The Meth Project is a large-scale prevention program aimed at reducing methamphetamine use through public service messaging, public policy, and community outreach. Founded by businessman Thomas M. Siebel as a private-sector response to a critical public health issue, the research-based campaign has been cited by the White House as one of the most effective prevention programs and a model for the nation. Named the 3rd most effective philanthropy in the world by Barron's in its latest global ranking, the Meth Project has been credited with significant declines in teen Meth use in several states. Since the Project's launch, teen Meth use has declined 65% in Arizona1, 63% in Montana2, and 52% in Idaho3.

The Problem

According to the U.S. Department of Justice, methamphetamine is one of the greatest drug threats to the nation. In 2011, the agency reported Meth is at its highest levels of availability, purity, and lowest cost since 2005 due to increased supply from Mexico and growing rates of small-scale domestic production.

Methamphetamine's effects cost the U.S. between $16.2 and $48.3 billion per year.4 Meth is one of the most addictive substances known and its use imposes a significant disproportionate burden on individuals and society in money spent on treatment, healthcare, and foster care services, as well as the costs of crime and lost productivity.

The Campaign

As of September 2005, the Meth Project has sustained a large-scale prevention campaign spanning TV, radio, billboards, newspapers, and the Internet, across 8 states. This campaign includes:
  • 269,000 TV ads
  • 300,900 radio ads
  • 9,290,000 print impressions
  • 10,800 billboards
  • 1,148,319,842 online impressions

Montana Results since 2005:

  • Montana ranks #39 in the nation for Meth abuse5
  • Teen Meth use has declined by 63%6
  • Adult Meth use has declined by 72%7
  • Meth-related crime has decreased by 62%8
Following the Meth Project's success in Montana, the model was implemented in 7 additional states including Arizona, Colorado, Georgia, Hawaii, Idaho, Illinois, and Wyoming. Arizona and Idaho, two of the early adopters of the Meth Project model, are seeing results similar to Montana.

Arizona Results since 2007:

  • Lifetime Meth use declined by over 65% among teens9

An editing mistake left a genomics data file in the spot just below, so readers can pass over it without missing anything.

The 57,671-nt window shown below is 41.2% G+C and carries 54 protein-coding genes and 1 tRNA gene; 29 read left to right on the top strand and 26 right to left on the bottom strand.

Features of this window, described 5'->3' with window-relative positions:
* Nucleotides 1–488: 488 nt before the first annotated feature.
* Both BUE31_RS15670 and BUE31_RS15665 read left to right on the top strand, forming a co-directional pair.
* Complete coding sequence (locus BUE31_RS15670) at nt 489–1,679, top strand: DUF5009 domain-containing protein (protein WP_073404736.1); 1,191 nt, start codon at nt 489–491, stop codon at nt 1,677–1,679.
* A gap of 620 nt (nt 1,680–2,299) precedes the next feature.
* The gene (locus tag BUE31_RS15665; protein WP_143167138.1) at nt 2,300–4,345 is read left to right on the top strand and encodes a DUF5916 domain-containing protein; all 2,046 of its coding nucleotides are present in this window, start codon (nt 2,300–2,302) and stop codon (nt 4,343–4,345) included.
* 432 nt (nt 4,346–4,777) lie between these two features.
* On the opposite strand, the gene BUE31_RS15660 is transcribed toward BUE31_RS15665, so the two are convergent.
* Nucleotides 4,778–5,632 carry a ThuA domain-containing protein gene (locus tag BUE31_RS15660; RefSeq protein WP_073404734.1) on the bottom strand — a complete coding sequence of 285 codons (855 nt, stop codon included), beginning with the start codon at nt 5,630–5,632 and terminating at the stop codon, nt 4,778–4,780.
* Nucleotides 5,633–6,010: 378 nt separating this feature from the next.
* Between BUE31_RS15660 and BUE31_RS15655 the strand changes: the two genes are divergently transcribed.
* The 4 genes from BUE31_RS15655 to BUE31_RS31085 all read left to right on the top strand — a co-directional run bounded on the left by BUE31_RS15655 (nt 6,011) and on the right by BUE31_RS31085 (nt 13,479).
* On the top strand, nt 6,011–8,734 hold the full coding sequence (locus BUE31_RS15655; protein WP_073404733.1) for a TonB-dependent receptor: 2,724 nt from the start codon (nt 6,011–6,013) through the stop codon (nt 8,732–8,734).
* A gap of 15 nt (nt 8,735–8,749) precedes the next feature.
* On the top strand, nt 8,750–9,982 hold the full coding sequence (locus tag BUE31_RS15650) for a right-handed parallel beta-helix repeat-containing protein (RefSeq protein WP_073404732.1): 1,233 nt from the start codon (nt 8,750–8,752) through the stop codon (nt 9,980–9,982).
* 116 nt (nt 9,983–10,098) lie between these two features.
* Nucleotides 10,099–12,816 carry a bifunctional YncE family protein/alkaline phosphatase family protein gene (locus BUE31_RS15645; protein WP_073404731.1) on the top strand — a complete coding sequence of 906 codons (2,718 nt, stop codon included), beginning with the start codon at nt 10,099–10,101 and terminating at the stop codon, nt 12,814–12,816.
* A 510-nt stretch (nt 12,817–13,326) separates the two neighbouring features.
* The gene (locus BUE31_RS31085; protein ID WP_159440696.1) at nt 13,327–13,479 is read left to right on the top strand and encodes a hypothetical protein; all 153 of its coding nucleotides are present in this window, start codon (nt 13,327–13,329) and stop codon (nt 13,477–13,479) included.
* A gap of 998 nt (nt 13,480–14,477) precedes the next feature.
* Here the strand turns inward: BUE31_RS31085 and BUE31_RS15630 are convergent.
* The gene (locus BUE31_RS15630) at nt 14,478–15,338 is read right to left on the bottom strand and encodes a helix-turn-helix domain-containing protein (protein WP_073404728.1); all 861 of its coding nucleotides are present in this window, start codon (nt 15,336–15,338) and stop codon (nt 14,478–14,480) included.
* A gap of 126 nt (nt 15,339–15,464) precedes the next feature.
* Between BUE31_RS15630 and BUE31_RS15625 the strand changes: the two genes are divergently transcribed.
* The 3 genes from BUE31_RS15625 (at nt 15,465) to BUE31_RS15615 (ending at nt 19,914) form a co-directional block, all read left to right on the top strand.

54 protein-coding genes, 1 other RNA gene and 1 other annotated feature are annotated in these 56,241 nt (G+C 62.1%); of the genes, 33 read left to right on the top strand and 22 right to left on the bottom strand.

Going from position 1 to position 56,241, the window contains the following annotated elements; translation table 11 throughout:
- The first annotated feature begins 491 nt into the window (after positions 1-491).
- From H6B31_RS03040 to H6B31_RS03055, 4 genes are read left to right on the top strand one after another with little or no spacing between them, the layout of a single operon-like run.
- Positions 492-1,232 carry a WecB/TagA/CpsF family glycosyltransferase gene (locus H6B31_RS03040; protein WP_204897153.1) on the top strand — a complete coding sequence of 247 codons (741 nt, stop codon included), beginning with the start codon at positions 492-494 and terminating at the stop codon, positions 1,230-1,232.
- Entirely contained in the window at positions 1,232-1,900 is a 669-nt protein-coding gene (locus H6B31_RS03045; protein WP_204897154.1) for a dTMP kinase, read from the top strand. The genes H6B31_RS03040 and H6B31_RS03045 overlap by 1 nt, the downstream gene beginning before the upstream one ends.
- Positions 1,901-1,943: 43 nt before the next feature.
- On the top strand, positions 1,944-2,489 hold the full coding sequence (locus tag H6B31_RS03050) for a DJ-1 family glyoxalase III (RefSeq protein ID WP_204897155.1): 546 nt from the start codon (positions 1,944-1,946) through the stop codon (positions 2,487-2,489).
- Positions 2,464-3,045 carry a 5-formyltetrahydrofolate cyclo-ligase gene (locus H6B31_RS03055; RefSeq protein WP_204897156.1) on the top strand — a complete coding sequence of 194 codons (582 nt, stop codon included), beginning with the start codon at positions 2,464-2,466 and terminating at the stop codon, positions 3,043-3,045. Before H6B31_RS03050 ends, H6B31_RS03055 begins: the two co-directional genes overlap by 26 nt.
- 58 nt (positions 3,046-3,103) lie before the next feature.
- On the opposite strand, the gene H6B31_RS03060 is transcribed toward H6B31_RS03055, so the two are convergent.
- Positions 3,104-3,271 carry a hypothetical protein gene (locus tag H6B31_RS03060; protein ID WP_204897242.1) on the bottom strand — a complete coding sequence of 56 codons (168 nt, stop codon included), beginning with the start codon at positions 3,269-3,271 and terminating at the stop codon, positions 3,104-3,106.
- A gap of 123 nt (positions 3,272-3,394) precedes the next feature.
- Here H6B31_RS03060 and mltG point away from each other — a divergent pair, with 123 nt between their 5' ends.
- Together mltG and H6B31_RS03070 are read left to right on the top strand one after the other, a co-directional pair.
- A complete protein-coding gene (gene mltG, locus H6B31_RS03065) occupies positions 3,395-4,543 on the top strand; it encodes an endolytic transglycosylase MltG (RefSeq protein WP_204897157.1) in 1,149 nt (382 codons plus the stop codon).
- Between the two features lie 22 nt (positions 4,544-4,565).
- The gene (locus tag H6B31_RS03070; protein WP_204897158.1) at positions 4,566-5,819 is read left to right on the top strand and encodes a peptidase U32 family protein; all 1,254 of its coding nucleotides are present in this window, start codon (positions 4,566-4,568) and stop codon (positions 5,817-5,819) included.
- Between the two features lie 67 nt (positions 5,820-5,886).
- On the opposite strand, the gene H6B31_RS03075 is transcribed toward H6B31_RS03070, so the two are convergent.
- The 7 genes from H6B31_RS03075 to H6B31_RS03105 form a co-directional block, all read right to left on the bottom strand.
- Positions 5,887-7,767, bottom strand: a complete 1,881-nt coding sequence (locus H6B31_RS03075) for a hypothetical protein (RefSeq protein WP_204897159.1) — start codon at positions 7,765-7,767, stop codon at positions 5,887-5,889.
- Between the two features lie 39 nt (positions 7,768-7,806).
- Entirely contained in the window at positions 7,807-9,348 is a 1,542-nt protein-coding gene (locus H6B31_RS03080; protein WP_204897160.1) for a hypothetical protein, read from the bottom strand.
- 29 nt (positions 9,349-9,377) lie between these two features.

• Meth use in the past 30 days declined by over 69% among teens10
  • 85% of teens now see risk in trying Meth just once or twice (up 12 points)11
  • Since 2007, teens are more likely to see great risk in trying Meth in nearly all risk areas measured, including: getting hooked (94%, up 7 points), becoming violent (81%, up 7 points), turning into someone they don't want to be (89%, up 8 points), dying (83%, up 8 points), stealing (75%, up 8 points), neglecting personal hygiene (79%, up 9 points), and getting insomnia (78%, up 11 points)12

Idaho Results since 2008:

  • Teen Meth use in Idaho dropped 52% between 2007 and 2009, the largest decline in the nation13

Compared to the 2007 benchmark survey, Idaho teens have come to view Meth as more dangerous and recognize the Idaho Meth Project as a key source of information.

  • 81% report the Idaho Meth Project Ads made them less likely to try or use Meth14
  • 65% of teens (up 10 points) now see significant risks in taking Meth just once or twice15
  • Since 2007, the number of teens who see "great risk" in 14 potentially negative consequences of trying Meth has risen considerably on every item, including: tooth decay (65%; up 17 points), lack of hygiene (67%; up 16 points), stealing (70%; up 16 points), getting hooked on Meth (81%; up 10 points), losing control of themselves (78%; up 15 points), having sex with someone they don't want to (71%; up 13 points), and turning into someone they don't want to be (80%; up 11 points).16

1 Arizona Criminal Justice Commission, Arizona Youth Survey, 2010.
2 6 Montana Office of Public Instruction, 2009 Montana Youth Risk Behavior Survey. June 2009.
3 Centers for Disease Control and Prevention, Youth Risk Behavior Survey, 2010.
4 RAND, The Economic Cost of Methamphetamine Use In the United States, 2005. February 2009.
5 Office of National Drug Control Policy, Pushing Back Against Meth: A Progress Report on the Fight Against Methamphetamine in the United States. November 2006.
7,8 Montana Attorney General, Mike McGrath. Methamphetamine in Montana: A Follow-up Report on Trends and Progress. April 2008.
9,10 8th, 10th and 12th graders surveyed. Arizona Criminal Justice Commission, Arizona Youth Survey. 2010.
11,12 Arizona Meth Use and Attitudes Survey, 2008
13 Centers for Disease Control. 2009 Youth Risk Behavior Survey. 2010.
14,15,16 2010 Idaho Meth Use & Attitudes Survey

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